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Murmured ConversationsA Treatise on Poetry and Buddhism by the Poet-Monk Shinkei$
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Esperanza Ramirez-Christensen

Print publication date: 2008

Print ISBN-13: 9780804748636

Published to Stanford Scholarship Online: June 2013

DOI: 10.11126/stanford/9780804748636.001.0001

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The Close Link and the Distant Link

The Close Link and the Distant Link

Chapter:
(p.164) Forty-Nine The Close Link and the Distant Link
Source:
Murmured Conversations
Publisher:
Stanford University Press
DOI:10.11126/stanford/9780804748636.003.0050

In this chapter, Shinkei laments how waka and renga are being composed mainly in the Close Link (shinku) mode while the Distant Link (soku) has been rarely employed. Whereas the Close Link is based on form (usō), the Distant Link is based on the formless (musō). The Close Link refers to conventional linguistic usage that requires little or no interpretation, while the Distant Link is generated by the emptiness of the dharmas and is characterized by an apparent wide gap between maeku and tsukeku. Shinkei reminds the renga poet to keep an open mind and refrain from becoming attached to either Close or Distant Link. For Shinkei, the mind of the true poet must be like the undifferentiated mind-ground of a Buddha and not fixated on either form or formlessness.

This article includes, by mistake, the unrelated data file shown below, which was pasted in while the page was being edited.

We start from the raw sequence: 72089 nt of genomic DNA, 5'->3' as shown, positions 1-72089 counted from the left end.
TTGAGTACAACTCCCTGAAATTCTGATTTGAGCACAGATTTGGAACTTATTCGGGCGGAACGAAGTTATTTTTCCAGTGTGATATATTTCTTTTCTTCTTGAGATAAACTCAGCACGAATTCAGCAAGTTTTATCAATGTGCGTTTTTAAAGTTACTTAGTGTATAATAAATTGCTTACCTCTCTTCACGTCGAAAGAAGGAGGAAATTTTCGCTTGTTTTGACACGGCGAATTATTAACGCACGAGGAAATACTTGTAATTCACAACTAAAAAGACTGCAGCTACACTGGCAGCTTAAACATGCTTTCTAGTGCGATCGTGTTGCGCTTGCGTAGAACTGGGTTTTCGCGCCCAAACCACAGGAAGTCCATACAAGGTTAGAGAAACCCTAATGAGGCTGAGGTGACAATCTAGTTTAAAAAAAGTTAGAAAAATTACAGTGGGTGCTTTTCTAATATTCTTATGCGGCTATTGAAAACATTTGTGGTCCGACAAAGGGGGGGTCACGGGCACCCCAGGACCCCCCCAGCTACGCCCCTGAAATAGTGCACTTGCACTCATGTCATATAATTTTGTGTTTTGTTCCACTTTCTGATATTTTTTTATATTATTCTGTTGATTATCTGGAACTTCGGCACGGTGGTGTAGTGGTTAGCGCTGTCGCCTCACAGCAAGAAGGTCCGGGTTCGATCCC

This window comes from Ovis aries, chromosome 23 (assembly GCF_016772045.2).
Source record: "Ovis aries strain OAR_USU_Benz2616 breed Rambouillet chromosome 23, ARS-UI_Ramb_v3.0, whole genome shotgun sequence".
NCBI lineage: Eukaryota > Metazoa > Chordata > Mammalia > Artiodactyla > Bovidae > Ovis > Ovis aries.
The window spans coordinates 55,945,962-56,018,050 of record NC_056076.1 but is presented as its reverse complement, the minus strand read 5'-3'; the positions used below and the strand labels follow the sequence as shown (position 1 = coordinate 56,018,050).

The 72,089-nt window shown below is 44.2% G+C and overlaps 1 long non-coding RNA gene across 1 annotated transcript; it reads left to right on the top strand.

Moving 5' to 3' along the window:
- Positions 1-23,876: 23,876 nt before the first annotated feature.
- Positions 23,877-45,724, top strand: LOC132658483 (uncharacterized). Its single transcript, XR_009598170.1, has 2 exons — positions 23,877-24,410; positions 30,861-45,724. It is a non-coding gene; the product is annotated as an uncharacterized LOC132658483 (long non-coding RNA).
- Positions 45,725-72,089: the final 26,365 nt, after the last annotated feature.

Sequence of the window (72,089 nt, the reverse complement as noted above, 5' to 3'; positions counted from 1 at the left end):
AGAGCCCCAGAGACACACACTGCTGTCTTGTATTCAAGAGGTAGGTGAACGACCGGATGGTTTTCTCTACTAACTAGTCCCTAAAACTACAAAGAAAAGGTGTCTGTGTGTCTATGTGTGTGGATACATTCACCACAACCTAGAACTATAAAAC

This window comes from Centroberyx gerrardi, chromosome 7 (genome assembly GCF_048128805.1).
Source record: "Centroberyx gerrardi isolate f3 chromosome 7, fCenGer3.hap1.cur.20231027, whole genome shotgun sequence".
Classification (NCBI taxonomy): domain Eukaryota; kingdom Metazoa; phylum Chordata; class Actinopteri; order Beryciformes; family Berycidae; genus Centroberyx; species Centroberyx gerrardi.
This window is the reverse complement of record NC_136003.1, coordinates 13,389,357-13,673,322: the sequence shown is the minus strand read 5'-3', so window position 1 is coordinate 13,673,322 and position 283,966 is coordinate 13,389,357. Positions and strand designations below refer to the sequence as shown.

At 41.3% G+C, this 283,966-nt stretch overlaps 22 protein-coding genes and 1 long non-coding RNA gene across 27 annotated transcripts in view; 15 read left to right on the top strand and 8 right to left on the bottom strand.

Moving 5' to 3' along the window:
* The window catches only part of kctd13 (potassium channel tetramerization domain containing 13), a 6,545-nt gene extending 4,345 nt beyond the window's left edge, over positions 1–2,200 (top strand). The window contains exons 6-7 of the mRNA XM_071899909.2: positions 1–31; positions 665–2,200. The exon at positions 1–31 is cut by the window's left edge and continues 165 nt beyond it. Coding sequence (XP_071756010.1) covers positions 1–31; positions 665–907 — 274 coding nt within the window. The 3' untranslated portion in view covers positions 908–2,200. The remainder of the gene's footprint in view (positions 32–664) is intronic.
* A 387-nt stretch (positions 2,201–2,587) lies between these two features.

Keywords:   Shinkei, waka, renga, Close Link, Distant Link, Japanese poetry, shinku, soku, formlessness, form

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